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Hammers and nails

June 14, 2012
Bielefeld University, Main Hall. Photo by Mark Brown

Bielefeld University, Main Hall

While the Los Angeles Times reports on costs without benefits of high speed rail in California, I’m sitting in a train speeding between Cologne and Frankfurt at 275 km per hour (170 mph) – with internet access (unfortunately not free yet) and a cup of coffee that I just bought from a guy from the restaurant car who walks past every now and then. Will we ever have trains like this in California?

I’ve been in Germany for over two weeks, and today I’m flying home. While here I attended two conferences at the Center for Interdisciplinary Research (ZiF) at Bielefeld University. The second conference was on “The Social Relevance of the Philosophy of Science,” splendidly organized by Martin Carrier and Don Howard. One issue that kept coming up was the “academic division of labor” – that is, how can different disciplines best collaborate in teaching and research, such that their respective viewpoints complement rather than undermine each other?

Bielefeld University is a perfect place to ponder such questions, since it was designed in the late 1960s with the specific goal of promoting interdisciplinary collaboration. As you can see in these pictures, the entire university is in one building. It consists of a large central hall with wings heading off from the center, and towers rising up from the wings. Since all the departments are so close together, it’s easy to visit colleagues from other departments, and people often meet spontaneously in the central hall, which is a bit like an airport with cafes and restaurants, a dining hall, bakery, grocery store, and bank, among other things.

Peter Weingart gave one of the last talks of the conference, reflecting on the way relations between disciplines have changed during his long career in Bielefeld. He opened his remarks by saying that as a sociologist he felt very comfortable among the philosophers at the meeting, which is saying quite a bit given the history of the fields. To make a long story short, interdisciplinary work has become much more common and much easier than in the past. Forty years ago, Peter said, philosophers and sociologists usually either annoyed or ignored each other. Today many scholars believe that the most interesting and socially relevant work requires insights from multiple fields.

But the challenge that kept coming up in our discussions was to identify how different disciplines can best contribute to collaborative work. The point is not that only those with certain qualifications should address certain questions – as if only sociologists should study social structures or only philosophers should study ideas. But on any given topic, so much research has often already been done, that newcomers from other fields may have difficulty to avoid reinventing the wheel.

Moreover, different disciplines have different methods, and if you’re not clear about the limits of your methods, you’ll end up treating the world as though it were designed just for you. As the saying goes, once you have a hammer, everything starts to look like a nail. Nobody at the conference thought that should be a reason to reject interdisciplinary collaboration, but I think we agreed that doing it well isn’t easy.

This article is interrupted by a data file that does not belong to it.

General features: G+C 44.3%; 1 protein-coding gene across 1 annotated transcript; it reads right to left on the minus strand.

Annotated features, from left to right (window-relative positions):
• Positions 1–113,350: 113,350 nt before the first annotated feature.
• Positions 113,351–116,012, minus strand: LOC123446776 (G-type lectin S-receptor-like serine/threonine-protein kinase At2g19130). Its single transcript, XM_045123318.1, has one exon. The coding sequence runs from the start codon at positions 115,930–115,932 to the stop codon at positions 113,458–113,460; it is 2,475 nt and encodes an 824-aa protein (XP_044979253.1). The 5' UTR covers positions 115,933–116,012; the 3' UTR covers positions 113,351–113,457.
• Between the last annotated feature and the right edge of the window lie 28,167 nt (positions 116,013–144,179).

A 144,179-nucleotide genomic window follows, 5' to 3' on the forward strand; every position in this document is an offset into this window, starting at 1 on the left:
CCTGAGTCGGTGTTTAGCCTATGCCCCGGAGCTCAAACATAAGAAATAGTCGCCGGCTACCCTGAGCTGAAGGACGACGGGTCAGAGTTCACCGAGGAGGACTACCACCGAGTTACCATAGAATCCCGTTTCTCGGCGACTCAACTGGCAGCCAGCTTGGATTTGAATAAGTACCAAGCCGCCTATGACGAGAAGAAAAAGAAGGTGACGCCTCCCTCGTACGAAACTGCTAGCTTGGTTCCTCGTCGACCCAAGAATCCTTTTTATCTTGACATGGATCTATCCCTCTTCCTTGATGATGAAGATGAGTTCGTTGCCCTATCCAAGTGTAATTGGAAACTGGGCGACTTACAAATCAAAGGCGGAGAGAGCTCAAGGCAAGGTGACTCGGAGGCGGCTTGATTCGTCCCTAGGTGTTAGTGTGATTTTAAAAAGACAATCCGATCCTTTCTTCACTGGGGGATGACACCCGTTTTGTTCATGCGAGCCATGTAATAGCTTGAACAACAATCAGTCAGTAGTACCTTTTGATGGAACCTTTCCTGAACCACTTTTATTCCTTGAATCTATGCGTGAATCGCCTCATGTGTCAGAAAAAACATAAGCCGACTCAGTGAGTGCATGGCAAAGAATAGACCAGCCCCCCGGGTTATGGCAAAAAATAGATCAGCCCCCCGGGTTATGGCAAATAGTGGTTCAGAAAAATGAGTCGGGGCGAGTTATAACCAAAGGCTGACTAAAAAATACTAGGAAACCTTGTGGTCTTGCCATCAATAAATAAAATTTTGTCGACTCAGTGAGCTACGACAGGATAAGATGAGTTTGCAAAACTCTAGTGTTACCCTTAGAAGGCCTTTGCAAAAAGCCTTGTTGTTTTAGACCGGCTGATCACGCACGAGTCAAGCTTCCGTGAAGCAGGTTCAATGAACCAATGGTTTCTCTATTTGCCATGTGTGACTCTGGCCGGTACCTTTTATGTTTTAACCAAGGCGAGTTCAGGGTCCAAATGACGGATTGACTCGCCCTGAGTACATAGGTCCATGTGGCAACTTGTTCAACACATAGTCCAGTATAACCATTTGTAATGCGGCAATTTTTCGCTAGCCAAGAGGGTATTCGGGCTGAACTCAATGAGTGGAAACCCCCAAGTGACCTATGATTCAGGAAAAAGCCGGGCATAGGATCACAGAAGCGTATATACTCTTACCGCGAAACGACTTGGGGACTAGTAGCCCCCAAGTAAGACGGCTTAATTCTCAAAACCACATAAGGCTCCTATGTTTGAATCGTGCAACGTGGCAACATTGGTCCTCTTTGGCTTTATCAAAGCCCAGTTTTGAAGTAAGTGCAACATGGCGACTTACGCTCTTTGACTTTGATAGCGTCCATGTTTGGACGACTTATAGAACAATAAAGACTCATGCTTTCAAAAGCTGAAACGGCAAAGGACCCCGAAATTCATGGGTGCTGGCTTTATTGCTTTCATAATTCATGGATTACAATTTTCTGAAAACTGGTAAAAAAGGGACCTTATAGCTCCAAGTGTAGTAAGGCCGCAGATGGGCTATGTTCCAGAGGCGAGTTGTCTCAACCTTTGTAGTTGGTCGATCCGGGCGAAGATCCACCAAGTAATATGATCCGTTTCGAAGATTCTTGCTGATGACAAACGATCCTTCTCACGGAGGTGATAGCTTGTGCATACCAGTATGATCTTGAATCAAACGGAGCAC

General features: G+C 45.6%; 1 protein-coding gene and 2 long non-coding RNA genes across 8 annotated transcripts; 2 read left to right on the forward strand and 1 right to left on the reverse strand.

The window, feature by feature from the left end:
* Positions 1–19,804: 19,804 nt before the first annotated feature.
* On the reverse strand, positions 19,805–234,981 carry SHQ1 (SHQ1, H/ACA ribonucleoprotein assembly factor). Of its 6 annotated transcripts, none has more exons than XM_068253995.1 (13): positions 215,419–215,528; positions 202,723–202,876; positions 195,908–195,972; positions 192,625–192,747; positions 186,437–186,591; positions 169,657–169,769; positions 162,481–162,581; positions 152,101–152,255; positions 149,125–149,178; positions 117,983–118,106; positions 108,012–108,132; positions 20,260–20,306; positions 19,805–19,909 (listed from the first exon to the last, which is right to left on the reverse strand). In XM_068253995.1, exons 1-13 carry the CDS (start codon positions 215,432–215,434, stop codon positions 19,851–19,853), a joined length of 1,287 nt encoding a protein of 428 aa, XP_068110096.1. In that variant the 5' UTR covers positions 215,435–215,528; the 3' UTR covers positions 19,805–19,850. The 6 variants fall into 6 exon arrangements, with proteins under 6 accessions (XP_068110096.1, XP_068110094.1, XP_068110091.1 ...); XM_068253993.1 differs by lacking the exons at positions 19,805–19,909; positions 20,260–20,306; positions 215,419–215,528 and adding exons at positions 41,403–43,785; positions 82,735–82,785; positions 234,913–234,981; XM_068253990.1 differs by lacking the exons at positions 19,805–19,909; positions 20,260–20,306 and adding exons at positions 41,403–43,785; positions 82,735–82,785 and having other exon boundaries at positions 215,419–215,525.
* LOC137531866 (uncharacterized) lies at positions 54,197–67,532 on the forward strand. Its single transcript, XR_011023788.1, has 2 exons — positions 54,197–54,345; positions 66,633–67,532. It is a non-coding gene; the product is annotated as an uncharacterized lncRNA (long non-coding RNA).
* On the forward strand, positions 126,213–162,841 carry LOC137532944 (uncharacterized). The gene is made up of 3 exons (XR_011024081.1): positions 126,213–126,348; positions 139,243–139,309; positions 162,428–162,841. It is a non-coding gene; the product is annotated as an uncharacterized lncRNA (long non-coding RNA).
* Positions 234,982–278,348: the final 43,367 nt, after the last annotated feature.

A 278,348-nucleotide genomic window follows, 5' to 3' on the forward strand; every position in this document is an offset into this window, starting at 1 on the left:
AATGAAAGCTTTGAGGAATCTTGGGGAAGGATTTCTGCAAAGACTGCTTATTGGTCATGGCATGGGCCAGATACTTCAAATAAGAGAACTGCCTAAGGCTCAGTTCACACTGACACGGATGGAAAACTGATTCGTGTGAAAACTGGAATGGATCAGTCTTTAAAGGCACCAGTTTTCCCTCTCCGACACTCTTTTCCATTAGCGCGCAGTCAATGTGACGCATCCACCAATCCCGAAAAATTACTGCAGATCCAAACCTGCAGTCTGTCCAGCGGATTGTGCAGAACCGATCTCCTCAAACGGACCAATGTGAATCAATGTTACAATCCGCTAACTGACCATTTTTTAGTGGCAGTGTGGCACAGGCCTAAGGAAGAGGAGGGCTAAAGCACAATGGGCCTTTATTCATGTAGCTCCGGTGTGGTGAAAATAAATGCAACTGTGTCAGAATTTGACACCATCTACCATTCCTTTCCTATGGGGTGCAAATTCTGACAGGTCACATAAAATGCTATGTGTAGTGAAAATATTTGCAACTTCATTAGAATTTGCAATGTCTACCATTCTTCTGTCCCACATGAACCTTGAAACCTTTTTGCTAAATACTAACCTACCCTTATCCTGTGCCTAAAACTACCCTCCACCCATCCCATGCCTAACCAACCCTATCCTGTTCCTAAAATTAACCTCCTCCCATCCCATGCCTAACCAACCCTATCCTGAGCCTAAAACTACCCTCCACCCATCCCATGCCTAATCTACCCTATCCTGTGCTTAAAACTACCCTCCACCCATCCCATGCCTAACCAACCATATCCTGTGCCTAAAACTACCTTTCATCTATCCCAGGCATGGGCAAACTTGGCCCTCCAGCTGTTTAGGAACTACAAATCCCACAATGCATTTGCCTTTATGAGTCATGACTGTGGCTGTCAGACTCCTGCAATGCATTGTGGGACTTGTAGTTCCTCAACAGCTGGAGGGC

3 Comments leave one →
  1. June 18, 2012 10:07 AM

    One serious worry from the philosophers’ side is that we really don’t know what our methods are, or whether we have methods at all. There have been many disciplinary self-conceptions tied up with specific methods (e.g., logical syntax, conceptual analysis, phenomenology), but it seems to me that the discipline has roundly rejected all of them as characterizing the field. Even the idea that philosophers don’t gather data first-hand has gone out the window. If I had to try to sketch our “methods” that philosophers use, I’m not sure what I could say that was useful. Maybe:

    “Philosophers read other philosophers, make arguments, and occasionally use the apparatus of formal logic.”

    On this background, I find it very hard to say much about our qualifications, particular contributions, or the limits of our methods.

    • June 18, 2012 7:32 PM

      Thanks for the comment. Maybe the word “method” sounds rather narrow and technical, and I’d agree that few philosophers today subscribe to a “method” with the aim of reliably producing definitive results of some kind. But most philosophers identify (or could be identified) with one or more “traditions” or “approaches” (Kantian, Marxian, pragmatist, feminist, post-structural, etc.). And every approach has characteristic limits, weaknesses, and blind spots. It’s more difficult to say what common denominator might qualify the various traditions and approaches as all part of some shared endeavor called “philosophy,” but that’s not my main concern. What seems important is being aware of the specific strengths and weaknesses of whichever traditions or approaches one happens to have adopted. And that also goes for the methods of other disciplines. You mention philosophers gathering first-hand data (beyond reading books, which is a kind of data gathering) — and there’s no reason they shouldn’t, but if they do, shouldn’t they consider the relative merits (for their philosophical purposes) of the various empirical research methods that scholars in sociology, anthropology, and other fields have long been working to develop?

      • June 18, 2012 8:17 PM

        I don’t think I disagree with any of that. One should be aware of relevant methods, results, and ideas from other disciplines, for sure. I just think that we’re in a moment where getting philosophers to see themselves as having an approach, much less that approach’s characteristic limits, weaknesses, etc., is particularly challenging. Not that it doesn’t need to be done!

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